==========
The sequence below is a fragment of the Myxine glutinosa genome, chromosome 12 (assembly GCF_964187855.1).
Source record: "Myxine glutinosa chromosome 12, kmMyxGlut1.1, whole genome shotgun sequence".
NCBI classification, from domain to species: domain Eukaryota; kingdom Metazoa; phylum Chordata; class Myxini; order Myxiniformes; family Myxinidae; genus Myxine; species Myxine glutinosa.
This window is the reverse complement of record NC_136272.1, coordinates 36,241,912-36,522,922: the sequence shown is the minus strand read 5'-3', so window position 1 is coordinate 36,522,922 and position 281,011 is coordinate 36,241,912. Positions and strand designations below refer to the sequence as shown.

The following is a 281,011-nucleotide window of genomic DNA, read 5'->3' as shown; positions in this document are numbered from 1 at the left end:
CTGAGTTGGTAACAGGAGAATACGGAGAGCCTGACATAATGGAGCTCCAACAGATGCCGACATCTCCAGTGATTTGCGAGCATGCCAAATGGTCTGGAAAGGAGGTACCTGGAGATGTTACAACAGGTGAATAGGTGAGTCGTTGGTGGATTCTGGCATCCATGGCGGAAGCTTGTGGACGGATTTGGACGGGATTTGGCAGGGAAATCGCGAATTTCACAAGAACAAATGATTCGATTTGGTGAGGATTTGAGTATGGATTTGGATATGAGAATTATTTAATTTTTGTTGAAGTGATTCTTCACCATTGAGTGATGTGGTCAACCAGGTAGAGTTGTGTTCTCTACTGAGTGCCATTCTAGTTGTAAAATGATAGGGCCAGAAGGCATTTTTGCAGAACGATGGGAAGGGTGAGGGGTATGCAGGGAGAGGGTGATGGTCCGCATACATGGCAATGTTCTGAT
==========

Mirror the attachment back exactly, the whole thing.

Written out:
The sequence below is a fragment of the Myxine glutinosa genome, chromosome 12 (assembly GCF_964187855.1).
Source record: "Myxine glutinosa chromosome 12, kmMyxGlut1.1, whole genome shotgun sequence".
NCBI classification, from domain to species: domain Eukaryota; kingdom Metazoa; phylum Chordata; class Myxini; order Myxiniformes; family Myxinidae; genus Myxine; species Myxine glutinosa.
This window is the reverse complement of record NC_136272.1, coordinates 36,241,912-36,522,922: the sequence shown is the minus strand read 5'-3', so window position 1 is coordinate 36,522,922 and position 281,011 is coordinate 36,241,912. Positions and strand designations below refer to the sequence as shown.

The following is a 281,011-nucleotide window of genomic DNA, read 5'->3' as shown; positions in this document are numbered from 1 at the left end:
CTGAGTTGGTAACAGGAGAATACGGAGAGCCTGACATAATGGAGCTCCAACAGATGCCGACATCTCCAGTGATTTGCGAGCATGCCAAATGGTCTGGAAAGGAGGTACCTGGAGATGTTACAACAGGTGAATAGGTGAGTCGTTGGTGGATTCTGGCATCCATGGCGGAAGCTTGTGGACGGATTTGGACGGGATTTGGCAGGGAAATCGCGAATTTCACAAGAACAAATGATTCGATTTGGTGAGGATTTGAGTATGGATTTGGATATGAGAATTATTTAATTTTTGTTGAAGTGATTCTTCACCATTGAGTGATGTGGTCAACCAGGTAGAGTTGTGTTCTCTACTGAGTGCCATTCTAGTTGTAAAATGATAGGGCCAGAAGGCATTTTTGCAGAACGATGGGAAGGGTGAGGGGTATGCAGGGAGAGGGTGATGGTCCGCATACATGGCAATGTTCTGAT